A movie review of “Animals”: Though well-acted, this gritty drama about a pair of junkies barely surviving on their wits is a monotonous din of misery. Rating: 1.5 stars out of 4.

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The trajectory of “Animals” is obvious in the opening minutes of this numbing if well-acted junkie drama.

One can tell that the fun part about a life of cleverly executed petty thievery and ingenious scams — all to raise money for scoring heroin — is going to be crammed into the film’s setup.

That’s what happens: As the title suggests, the story’s two antiheroes, lovers and fellow addicts Jude (David Dastmalchian, who also wrote “Animals”) and Bobbie (Kim Shaw), are beautiful predators with a daily survival routine of hunting and gathering. Bobbie distracts a record-store owner while Jude loads up on stolen CDs. They crash a wedding to run off with gifts they can sell.

Movie Review ★½  

‘Animals,’ with David Dastmalchian, Kim Shaw, John Heard. Directed by Collin Schiffli, from a screenplay by Dastmalchian. 92 minutes. Not rated; for mature audiences. Grand Illusion, through Thursday.

Their most dangerous game involves conning men, who think they’re hiring a prostitute, into giving Bobbie money. She vanishes before they lay a finger on her.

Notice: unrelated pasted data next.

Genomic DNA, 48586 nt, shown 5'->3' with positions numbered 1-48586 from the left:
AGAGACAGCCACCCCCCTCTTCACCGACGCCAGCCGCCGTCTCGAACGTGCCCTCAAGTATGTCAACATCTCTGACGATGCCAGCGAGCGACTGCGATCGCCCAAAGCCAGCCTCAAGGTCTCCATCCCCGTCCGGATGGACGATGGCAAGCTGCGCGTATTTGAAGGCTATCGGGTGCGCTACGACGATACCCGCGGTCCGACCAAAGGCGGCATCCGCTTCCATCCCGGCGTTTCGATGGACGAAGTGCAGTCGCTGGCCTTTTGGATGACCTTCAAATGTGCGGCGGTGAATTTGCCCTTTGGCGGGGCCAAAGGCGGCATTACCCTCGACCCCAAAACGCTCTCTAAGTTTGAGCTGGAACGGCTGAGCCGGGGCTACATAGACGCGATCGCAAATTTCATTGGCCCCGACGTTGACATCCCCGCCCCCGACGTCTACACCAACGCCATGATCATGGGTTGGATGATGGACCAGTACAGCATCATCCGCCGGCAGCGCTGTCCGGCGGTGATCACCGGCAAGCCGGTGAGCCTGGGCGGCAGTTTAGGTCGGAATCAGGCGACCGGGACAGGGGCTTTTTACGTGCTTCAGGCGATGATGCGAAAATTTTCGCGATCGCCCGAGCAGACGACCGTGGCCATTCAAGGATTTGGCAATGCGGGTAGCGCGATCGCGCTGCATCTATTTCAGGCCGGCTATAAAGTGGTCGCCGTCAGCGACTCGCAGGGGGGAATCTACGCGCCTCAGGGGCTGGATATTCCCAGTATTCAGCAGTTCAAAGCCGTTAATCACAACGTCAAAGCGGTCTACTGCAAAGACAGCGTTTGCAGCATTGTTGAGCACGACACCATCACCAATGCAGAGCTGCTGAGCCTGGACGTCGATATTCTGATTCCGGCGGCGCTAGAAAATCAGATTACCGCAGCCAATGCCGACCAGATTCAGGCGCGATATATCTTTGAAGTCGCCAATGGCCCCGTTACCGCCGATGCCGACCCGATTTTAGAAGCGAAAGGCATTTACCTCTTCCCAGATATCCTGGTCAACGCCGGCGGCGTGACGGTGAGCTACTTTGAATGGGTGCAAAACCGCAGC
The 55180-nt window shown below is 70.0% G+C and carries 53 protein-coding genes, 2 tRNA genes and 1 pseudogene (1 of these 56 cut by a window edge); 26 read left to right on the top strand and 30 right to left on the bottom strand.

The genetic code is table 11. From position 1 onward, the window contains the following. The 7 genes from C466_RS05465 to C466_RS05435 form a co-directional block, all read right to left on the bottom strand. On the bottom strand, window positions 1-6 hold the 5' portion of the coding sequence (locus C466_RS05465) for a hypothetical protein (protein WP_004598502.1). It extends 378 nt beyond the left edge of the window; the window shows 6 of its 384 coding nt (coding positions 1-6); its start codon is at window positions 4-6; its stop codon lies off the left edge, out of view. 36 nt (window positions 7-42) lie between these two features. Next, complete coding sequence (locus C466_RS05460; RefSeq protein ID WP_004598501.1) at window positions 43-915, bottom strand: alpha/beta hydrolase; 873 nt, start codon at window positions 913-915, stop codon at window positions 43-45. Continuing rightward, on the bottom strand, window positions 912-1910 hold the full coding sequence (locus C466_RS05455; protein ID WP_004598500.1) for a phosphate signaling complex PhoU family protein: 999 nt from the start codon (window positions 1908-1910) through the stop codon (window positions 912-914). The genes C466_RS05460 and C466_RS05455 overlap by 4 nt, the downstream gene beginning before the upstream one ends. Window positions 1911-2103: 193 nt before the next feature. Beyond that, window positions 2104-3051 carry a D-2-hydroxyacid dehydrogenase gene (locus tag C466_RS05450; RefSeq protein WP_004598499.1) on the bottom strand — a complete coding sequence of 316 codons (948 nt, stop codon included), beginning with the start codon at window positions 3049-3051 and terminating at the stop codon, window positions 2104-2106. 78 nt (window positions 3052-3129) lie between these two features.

The fitfully appealing brazenness of it all can only mean one thing: Jude and Bobbie are going to pay big time for their sins in the film’s relentlessly bleak second half.

That’s exactly what occurs, and for the most part nothing is revealed except these two kids, seen in flashback, were once a nice, healthy couple. Now they’re racing to the bottom of degradation, though aware of their lost humanity.

The problem with this, as with other addiction movies that lack humor (“Trainspotting”) or style (“Drugstore Cowboy”), is that the deepening misery of hooked characters is monotonous to watch. Nuance is impossible.

Hints of salvation for Jude and Bobbie, late in the proceedings, are a welcome relief. Director Collin Schiffli, who draws every ounce of grief and pain from his principal actors, handles a contrasting grace note involving actor John Heard very nicely. But the rest of “Animals” is cinematic din.